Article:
SLIDE 1 – Portrait of Beethoven
An old story says that Beethoven once lived in a communal house in which several people lived. There was a piano in the front parlor, just below Beethoven’s bedroom. In order to drive the composer crazy, one rascal in the house would walk by the piano late at night and play a bit of Beethoven’s work, but stop just before the final chord, on what’s called the dominant seventh. (On the piano, play second phrase of “Joyful, joyful” on piano, ending on the penultimate dominant chord.)
It worked! Beethoven couldn’t stand it – he would have to get out of his bed, pad downstairs to the parlor, and play that final chord before he could sleep again! Poor guy.
SLIDE 2 – Women at the tomb
Mark’s original ending to his gospel is like a dominant seventh chord: it says the women were at the tomb, and “they were afraid.” It’s very abrupt; it seems unfinished. (Others thought so and wrote various “more suitable” endings for the work, but those were later additions.)
But I believe there’s a message for us in Mark’s abrupt cutoff: the story isn’t over yet. Jesus died, yes, and was buried, yes. But when the women went to the tomb fully intending to dress a dead body for final interment, they found…nothing. An empty tomb. In their shock, the angel in white told them Jesus had been raised. That’s it. He’d meet them in Galilee. They fled in terror and amazement. And they were afraid. I would be too. Wouldn’t you be?
I think Mark’s point is that the story isn’t ended – not by a longshot. Jesus’ whole life, his suffering and death, his mysterious resurrection – all this is prologue to the main part of the story, which is yet to come. That’s our story.
We are here to write the next chapter in the Jesus story – the Jesus movement. We have to conquer our own fears and act – get to work in the world, right where we find ourselves…..
As a matter of fact, just last Wednesday, Jesus walked in here at St. Dunstan’s. A man I’ll call Mark came for Bible study. He came on a bicycle (as opposed to a donkey), and had a gentle demeanor. He looked like a traveler. He was knowledgeable and thoughtful about the Bible. He stayed for Eucharist. He had come to Washington to visit his mother as she was dying, and he’d just buried her. We helped him with a bus ticket to travel back home in the south. He asked me to bless his bicycle before he left. I felt somehow uplifted after our encounter; Mark was a blessing to me. We never know when or where we might meet Jesus….
SLIDE 3 – March for our Lives
Shifting from the intimate to the enormous - we’ve all witnessed the inspiring work of our nation’s young people in the March for our Lives movement against gun violence, culminating in 800 marches just a week ago. These are youth who have grown up in fear – in the era of school shootings (just as some of us older folks remember drills for nuclear attack). Talk to children and teens, and you hear that shootings are on their minds. Talk to parents and they wonder how to protect their children.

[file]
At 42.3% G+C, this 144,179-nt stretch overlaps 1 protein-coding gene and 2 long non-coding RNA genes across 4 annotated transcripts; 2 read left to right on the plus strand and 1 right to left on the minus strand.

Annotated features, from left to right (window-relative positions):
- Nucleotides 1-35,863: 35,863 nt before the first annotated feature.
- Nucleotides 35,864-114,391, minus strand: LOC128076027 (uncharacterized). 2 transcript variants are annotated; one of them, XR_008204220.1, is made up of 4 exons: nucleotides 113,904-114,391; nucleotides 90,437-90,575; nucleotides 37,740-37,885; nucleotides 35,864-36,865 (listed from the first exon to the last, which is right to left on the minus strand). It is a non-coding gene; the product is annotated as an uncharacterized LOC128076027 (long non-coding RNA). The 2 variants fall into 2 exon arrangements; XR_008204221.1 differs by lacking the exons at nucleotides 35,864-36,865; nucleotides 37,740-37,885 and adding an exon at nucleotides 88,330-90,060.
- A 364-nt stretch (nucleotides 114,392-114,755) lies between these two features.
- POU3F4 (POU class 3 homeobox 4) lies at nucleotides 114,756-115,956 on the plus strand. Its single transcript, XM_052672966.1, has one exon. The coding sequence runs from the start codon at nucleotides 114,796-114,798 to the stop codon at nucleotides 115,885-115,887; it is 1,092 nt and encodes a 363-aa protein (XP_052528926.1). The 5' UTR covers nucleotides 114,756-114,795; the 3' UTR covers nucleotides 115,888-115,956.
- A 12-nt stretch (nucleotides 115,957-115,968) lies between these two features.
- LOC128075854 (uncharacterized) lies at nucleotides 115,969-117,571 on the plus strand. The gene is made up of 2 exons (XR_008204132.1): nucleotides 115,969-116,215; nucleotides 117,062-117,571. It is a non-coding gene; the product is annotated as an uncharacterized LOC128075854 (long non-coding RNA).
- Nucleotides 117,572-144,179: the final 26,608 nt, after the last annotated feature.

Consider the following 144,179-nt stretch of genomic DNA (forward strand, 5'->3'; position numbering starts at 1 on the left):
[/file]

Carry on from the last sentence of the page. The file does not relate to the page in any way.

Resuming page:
But these young people have risen up and conquered their fear, and demanded that a complacent world take notice, and act. I say, more power to them. It’s not comfortable for us as adults to be cited for our neglect, our complacency; we don’t like to hear criticism, especially from young people. But we deserve it. We created a stew of violence in this country. These kids have come to the tomb, to a place of death, and seen a new possibility: a society where life – all life – is respected, protected, honored – and safe. And it seems clear to me that God’s Holy Spirit is fueling this movement for life – just as God’s Holy Spirit fueled the movement to end slavery, to ensure civil rights, to empower women, and to respect every person as a child of God. Jesus was marching with us last Saturday, calling for a nonviolent society where every child can live in peace.
SLIDE 4 – Youth leaders of the march
The work continues. These kids are not prepared to remain in a world where violence reigns supreme. They are acting. They want to change attitudes, change laws, and change outcomes. They want safe schools, safe streets in their hometowns.
In their hometowns - that’s where Jesus told the women at the tomb that he would meet the disciples. Not in the great Temple of Jerusalem. The man in white said to meet Jesus in Galilee – the ordinary place of the disciples’ home towns and villages – where they live and work. That’s where resurrection work actually gets done – right where we live. It doesn’t happen in grand churches or soaring cathedrals; it happens in everyday life: in our neighborhoods, on our streets, in our schools, and yes, on Pennsylvania Avenue and in the corridors of Congress and the White House. St. Dunstan’s is part of this movement as we advocate locally for a living wage in Montgomery County, affordable housing, and help for refugees settling among us. We are part of this movement.
Slide 5 – Image of “Ode to Joy”
Earlier, I played a phrase of Joyful, joyful on the piano, and I ended on the second-to-last chord, the dominant chord – the chord that contains tension, dissonance, and just cries out to be resolved by the next chord, the final chord, which is the root. We can’t stop on that dominant seventh chord; we must keep moving forward.
Slide 6 – Image of an Easter sunrise service
Jesus’ resurrection is that dominant chord: it cries out for something more, the next faithful step, from us. It calls us to live out the spirit of resurrection life and hope in our own worlds – our homes, our offices and workplaces, our schools and organizations, our neighborhood streets and our city of Washington. We proclaim Easter here, in church. Let’s follow the example of our nation’s youth, and take the resurrection power of Easter out there, to change the world. AMEN.
(Organ plays a verse of Ode to Joy, pausing dramatically on the dominant seventh chord just before the end, then ending with the final tonic chord.)